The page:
INsite reader Joe Rodrigues, who is in his late nineties, recently made a submission to the Government’s Inquiry into Mental Health and Addiction, reminding them of the inestimable value that comes from singing.

“Besides making people happy, there are many more health benefits that come from singing, which are well documented, especially in groups,” he says.

He points to Britain during World War II as an example.

“The morale of the nation was greatly enhanced by such BBC radio programmes as Music While You Work and the huge efforts of the entertainment industry, led by such well-known singers as Gracie Fields and Vera Lynn.”

Rodrigues says that the benefits of singing are still enjoyed in New Zealand today, but are limited to certain settings, like aged residential care.

Certainly, Oceania’s Lady Allum Village were rewarded for their efforts in reuniting their residents with music from years gone by in an ‘I Love Music’ programme, taking home the supreme award at last year’s New Zealand Aged Care Association awards.

However, Rodrigues thinks there is scope to extend singing and music to other areas of the community.

“It would be economic and very worthwhile if these benefits could be made more readily available to all sectors of our communities,” he says.

“Such a move could help to combat the present situation in our society, where people are using drugs and alcohol to obtain relief from the ever increasing stresses of modern life.”

There is research to support the benefits of singing on mental health.

Research from the University of East Anglia’s Norwich Medical School found that singing was beneficial to mood and social skills and helped those who had had serious mental health issues to function better in day-to-day life.

The researchers studied the effects that singing as part of a group had on participants of the ‘Sing Your Heart Out (SYHO)’ project, which started in in 2005 at a psychiatric hospital in Norwich, before branching out into the community. The SYHO initiative is aimed at people with mental health conditions as well as the general public, and regularly attracts hundreds of people to four weekly sing-alongs.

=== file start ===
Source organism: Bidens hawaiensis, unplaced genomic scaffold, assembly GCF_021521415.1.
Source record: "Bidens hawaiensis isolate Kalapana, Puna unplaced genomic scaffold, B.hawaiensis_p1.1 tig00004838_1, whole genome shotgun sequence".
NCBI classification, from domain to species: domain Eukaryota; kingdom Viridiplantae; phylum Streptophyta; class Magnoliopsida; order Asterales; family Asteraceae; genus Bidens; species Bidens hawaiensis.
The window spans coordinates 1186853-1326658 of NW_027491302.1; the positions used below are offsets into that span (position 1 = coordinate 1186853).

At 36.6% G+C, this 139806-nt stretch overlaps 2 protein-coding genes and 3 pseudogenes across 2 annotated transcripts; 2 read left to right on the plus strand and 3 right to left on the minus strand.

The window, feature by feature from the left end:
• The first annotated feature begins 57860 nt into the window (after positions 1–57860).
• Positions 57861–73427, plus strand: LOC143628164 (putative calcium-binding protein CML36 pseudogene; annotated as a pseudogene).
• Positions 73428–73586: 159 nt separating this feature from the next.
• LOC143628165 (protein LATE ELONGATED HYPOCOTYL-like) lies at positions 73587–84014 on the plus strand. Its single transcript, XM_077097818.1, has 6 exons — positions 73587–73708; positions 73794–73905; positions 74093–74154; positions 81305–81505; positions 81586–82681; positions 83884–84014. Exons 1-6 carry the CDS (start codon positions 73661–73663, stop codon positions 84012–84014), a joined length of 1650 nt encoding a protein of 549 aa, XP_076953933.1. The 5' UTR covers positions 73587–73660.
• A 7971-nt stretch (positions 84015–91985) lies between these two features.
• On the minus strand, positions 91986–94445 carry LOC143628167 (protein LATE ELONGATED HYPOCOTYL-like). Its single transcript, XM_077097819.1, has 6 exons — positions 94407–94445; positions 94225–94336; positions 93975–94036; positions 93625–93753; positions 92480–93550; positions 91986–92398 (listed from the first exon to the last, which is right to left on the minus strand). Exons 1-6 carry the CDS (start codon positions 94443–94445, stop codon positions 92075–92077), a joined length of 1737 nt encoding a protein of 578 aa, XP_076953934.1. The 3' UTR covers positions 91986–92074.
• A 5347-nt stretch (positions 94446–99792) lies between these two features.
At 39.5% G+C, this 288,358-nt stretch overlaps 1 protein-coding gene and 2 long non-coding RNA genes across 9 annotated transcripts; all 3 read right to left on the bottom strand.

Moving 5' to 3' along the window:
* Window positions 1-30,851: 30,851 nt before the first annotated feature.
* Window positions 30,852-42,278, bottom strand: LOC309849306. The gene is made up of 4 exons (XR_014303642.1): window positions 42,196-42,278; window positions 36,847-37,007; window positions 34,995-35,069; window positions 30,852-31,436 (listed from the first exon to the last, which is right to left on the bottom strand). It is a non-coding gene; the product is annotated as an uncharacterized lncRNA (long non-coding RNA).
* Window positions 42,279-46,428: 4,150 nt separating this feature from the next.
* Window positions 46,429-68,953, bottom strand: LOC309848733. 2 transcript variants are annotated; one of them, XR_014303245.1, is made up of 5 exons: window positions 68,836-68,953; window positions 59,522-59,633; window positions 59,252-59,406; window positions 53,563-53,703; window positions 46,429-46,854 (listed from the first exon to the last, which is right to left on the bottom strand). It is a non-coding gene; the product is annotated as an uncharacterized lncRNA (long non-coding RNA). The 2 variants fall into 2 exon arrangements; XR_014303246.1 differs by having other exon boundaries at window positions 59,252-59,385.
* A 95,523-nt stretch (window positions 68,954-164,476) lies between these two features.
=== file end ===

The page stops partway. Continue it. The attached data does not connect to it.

The researchers urged other areas to consider running community singing groups.

Lead researcher Prof Tom Shakespeare said it was “a low-commitment, low-cost tool for mental health recovery within the community” because it gave participants a feeling of belonging and wellbeing.

Certainly, groups like Auckland-based Young@Heart Chorus hit the mark for older singers like Jill Robinson.

“I’ve always loved music and singing,” she says, “but it gets harder to find people who want to sing along with you at this age. My sister and I found out about New Zealand Young@Heart and along we went. It’s perfect for us.”

However, perhaps there is a need for a SYHO initiative to launch in New Zealand, where the term “choir” has been intentionally avoided so that it doesn’t scare people off.

“Anyone can make a noise. No one is ever rejected in these groups,” says Shakespeare, “There’s also very little pressure because the participants are not rehearsing towards a performance.”

This approach means that singing is very inclusive, relaxed and fun – and, in contrast to music therapy, there is no pressure for anyone to discuss their condition.

Meanwhile music therapy also has its place with research confirming its effectiveness on many groups, including older adults with cognitive issues.

Psychology Today says that for older adults with Alzheimer’s, dementia, and other mental disorders, music therapy has been found to reduce aggressive or agitated behavior, reduce symptoms of dementia, improve mood, and improve cooperation with daily tasks, such as bathing. Music therapy may also decrease the risk of heart or brain diseases in elderly dementia patients.

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